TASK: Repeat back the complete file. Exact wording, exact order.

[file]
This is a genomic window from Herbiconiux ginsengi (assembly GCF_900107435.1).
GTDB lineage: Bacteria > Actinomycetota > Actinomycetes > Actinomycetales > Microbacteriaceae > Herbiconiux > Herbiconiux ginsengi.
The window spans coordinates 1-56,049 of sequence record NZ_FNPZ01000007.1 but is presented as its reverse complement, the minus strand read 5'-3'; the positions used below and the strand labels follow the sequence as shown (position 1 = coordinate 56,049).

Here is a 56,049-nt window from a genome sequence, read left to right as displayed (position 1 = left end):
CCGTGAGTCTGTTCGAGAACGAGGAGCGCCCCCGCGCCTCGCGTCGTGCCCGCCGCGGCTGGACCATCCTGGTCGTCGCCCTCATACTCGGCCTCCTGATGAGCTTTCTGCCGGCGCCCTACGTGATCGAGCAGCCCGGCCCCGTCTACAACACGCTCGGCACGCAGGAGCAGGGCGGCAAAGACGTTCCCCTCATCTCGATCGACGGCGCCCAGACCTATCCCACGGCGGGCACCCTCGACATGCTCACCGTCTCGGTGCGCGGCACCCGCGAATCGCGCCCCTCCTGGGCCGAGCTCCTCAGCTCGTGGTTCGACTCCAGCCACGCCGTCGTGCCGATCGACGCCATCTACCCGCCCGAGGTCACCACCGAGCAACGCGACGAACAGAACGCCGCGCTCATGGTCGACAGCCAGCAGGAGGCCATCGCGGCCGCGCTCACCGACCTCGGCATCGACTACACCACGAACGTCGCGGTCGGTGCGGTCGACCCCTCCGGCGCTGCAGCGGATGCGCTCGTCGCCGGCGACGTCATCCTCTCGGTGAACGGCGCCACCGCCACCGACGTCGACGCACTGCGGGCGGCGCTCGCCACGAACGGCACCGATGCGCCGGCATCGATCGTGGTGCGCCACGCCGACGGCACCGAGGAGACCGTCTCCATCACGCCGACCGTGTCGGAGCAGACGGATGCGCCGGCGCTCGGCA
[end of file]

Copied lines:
This is a genomic window from Herbiconiux ginsengi (assembly GCF_900107435.1).
GTDB lineage: Bacteria > Actinomycetota > Actinomycetes > Actinomycetales > Microbacteriaceae > Herbiconiux > Herbiconiux ginsengi.
The window spans coordinates 1-56,049 of sequence record NZ_FNPZ01000007.1 but is presented as its reverse complement, the minus strand read 5'-3'; the positions used below and the strand labels follow the sequence as shown (position 1 = coordinate 56,049).

Here is a 56,049-nt window from a genome sequence, read left to right as displayed (position 1 = left end):
CCGTGAGTCTGTTCGAGAACGAGGAGCGCCCCCGCGCCTCGCGTCGTGCCCGCCGCGGCTGGACCATCCTGGTCGTCGCCCTCATACTCGGCCTCCTGATGAGCTTTCTGCCGGCGCCCTACGTGATCGAGCAGCCCGGCCCCGTCTACAACACGCTCGGCACGCAGGAGCAGGGCGGCAAAGACGTTCCCCTCATCTCGATCGACGGCGCCCAGACCTATCCCACGGCGGGCACCCTCGACATGCTCACCGTCTCGGTGCGCGGCACCCGCGAATCGCGCCCCTCCTGGGCCGAGCTCCTCAGCTCGTGGTTCGACTCCAGCCACGCCGTCGTGCCGATCGACGCCATCTACCCGCCCGAGGTCACCACCGAGCAACGCGACGAACAGAACGCCGCGCTCATGGTCGACAGCCAGCAGGAGGCCATCGCGGCCGCGCTCACCGACCTCGGCATCGACTACACCACGAACGTCGCGGTCGGTGCGGTCGACCCCTCCGGCGCTGCAGCGGATGCGCTCGTCGCCGGCGACGTCATCCTCTCGGTGAACGGCGCCACCGCCACCGACGTCGACGCACTGCGGGCGGCGCTCGCCACGAACGGCACCGATGCGCCGGCATCGATCGTGGTGCGCCACGCCGACGGCACCGAGGAGACCGTCTCCATCACGCCGACCGTGTCGGAGCAGACGGATGCGCCGGCGCTCGGCA